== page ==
The next concert in the 40th anniversary season of the San Francisco Early Music Society (SFEMS) will see the return of the historical instrument ensemble Quicksilver. Co-directed by violinists Robert Mealy and Julie Andrijeski, this group last performed for SFEMS in March of 2014 with a program of “extravagant and inventive new music” from seventeenth-century Italy and Germany. That program was cleverly titled The Early Moderns; and, in a similarly ludic vein, the title of this season’s program will be The (very) First Viennese School. Once again the music will be from the seventeenth century. This time, however, the venue will be Vienna when it was the seat of the court of the Holy Roman Empire.
The chronology of the program begins in 1622 with the marriage of Ferdinand II, Holy Roman Emperor, to Eleonora Gonzaga. Eleonora was the daughter (born in 1598) of Vincenzo Gonzaga, Duke of Mantua, who had employed Claudio Monteverdi, first as a performer and subsequently (in 1602) as master of music to succeed Benedetto Pallavincio. When she moved to Vienna she brought along three composers, who had been significantly influenced by Monteverdi’s so-called stile moderno (modern style): Giovanni Battista Buonamente, Giovanni Valentini, and Pietro Paulo Melli. Music by all three of these composers will be performed.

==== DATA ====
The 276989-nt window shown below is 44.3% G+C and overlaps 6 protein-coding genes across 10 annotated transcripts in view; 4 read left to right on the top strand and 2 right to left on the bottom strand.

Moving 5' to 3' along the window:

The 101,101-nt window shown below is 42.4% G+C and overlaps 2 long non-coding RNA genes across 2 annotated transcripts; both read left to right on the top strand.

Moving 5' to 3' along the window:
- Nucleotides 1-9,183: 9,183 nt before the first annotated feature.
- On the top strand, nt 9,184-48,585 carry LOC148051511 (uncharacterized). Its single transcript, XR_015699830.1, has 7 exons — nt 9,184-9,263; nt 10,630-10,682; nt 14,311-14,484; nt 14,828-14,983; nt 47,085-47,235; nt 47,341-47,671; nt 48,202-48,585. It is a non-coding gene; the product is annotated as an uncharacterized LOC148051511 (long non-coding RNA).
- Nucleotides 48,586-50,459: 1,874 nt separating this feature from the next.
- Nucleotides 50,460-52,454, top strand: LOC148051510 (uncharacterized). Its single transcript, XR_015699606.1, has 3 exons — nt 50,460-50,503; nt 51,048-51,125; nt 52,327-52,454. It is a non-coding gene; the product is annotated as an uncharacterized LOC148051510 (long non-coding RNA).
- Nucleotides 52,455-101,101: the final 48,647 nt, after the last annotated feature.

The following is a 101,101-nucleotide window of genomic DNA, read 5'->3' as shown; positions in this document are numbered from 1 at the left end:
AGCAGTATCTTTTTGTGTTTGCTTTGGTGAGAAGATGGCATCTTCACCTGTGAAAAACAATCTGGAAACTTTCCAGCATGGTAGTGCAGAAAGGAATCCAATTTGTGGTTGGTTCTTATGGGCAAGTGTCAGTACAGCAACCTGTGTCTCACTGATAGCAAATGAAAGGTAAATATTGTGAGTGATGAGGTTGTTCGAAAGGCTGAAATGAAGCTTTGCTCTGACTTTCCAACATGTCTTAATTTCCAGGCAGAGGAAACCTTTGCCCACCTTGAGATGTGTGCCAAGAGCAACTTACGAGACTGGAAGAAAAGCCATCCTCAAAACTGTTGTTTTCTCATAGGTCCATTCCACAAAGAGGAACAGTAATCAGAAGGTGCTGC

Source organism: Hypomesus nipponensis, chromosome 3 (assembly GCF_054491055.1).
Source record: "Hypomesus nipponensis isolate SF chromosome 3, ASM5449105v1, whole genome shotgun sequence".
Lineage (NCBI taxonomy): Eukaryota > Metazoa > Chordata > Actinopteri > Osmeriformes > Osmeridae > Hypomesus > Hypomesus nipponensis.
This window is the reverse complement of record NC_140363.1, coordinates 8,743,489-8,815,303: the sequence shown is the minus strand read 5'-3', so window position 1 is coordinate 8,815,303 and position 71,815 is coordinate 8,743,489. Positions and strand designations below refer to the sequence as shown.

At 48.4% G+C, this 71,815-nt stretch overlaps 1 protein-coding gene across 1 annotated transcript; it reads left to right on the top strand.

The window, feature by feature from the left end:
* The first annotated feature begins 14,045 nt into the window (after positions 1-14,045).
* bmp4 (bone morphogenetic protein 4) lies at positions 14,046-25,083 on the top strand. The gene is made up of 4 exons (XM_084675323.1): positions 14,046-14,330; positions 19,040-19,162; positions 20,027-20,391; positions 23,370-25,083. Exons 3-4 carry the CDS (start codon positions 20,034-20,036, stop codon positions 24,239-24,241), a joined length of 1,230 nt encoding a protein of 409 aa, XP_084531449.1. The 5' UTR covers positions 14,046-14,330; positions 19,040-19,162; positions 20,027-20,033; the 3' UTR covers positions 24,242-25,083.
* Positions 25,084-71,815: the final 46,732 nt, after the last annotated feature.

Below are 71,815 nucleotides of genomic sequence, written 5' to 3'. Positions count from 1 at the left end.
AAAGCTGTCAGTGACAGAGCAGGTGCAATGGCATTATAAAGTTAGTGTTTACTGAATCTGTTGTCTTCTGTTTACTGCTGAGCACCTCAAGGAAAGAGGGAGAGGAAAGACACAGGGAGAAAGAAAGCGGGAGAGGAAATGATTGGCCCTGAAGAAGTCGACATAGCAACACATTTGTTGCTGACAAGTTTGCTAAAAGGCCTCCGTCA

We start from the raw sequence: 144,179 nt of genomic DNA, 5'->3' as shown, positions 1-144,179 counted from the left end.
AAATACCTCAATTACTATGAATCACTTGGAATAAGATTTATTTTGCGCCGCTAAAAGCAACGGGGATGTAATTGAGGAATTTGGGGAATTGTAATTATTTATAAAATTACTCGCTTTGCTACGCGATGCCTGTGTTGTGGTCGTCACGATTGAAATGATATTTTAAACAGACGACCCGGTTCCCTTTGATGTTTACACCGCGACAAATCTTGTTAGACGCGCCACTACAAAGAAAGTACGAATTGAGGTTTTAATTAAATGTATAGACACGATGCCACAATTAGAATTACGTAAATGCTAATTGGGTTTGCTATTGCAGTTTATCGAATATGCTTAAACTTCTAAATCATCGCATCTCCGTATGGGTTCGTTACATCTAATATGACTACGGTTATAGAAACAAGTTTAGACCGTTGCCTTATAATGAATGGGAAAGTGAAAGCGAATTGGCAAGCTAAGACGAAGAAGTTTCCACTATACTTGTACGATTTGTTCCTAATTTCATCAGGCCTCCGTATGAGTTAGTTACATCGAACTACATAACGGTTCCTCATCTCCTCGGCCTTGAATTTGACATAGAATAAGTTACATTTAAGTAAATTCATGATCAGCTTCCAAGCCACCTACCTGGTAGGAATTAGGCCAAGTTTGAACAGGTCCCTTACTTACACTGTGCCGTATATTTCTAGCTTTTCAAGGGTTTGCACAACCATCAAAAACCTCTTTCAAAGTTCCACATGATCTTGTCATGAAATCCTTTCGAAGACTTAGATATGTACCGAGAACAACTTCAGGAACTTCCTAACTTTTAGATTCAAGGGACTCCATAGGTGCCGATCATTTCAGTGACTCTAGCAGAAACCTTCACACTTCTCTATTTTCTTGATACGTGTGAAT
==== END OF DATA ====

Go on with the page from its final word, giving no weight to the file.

Ferdinand died in 1637, succeeded by his son Ferdinand III. However, it was his son, Leopold I, who ruled the Viennese court for the last 40 years of the century. His court musicians included Johann Joseph Fux, remembered today not only as a composer but also as the author of Gradus ad Parnassum (steps to Parnassus), which remains the single most influential documentation of Renaissance polyphony as practiced by Giovanni Pierluigi da Palestrina. The book was written as a dialogue between the student Josephus and the master Aloysius, who is meant to be Palestrina himself. Fux’ music will be included in the program, along with a selection by his fellow musician in Leopold’s court, Johann Caspar Kerll.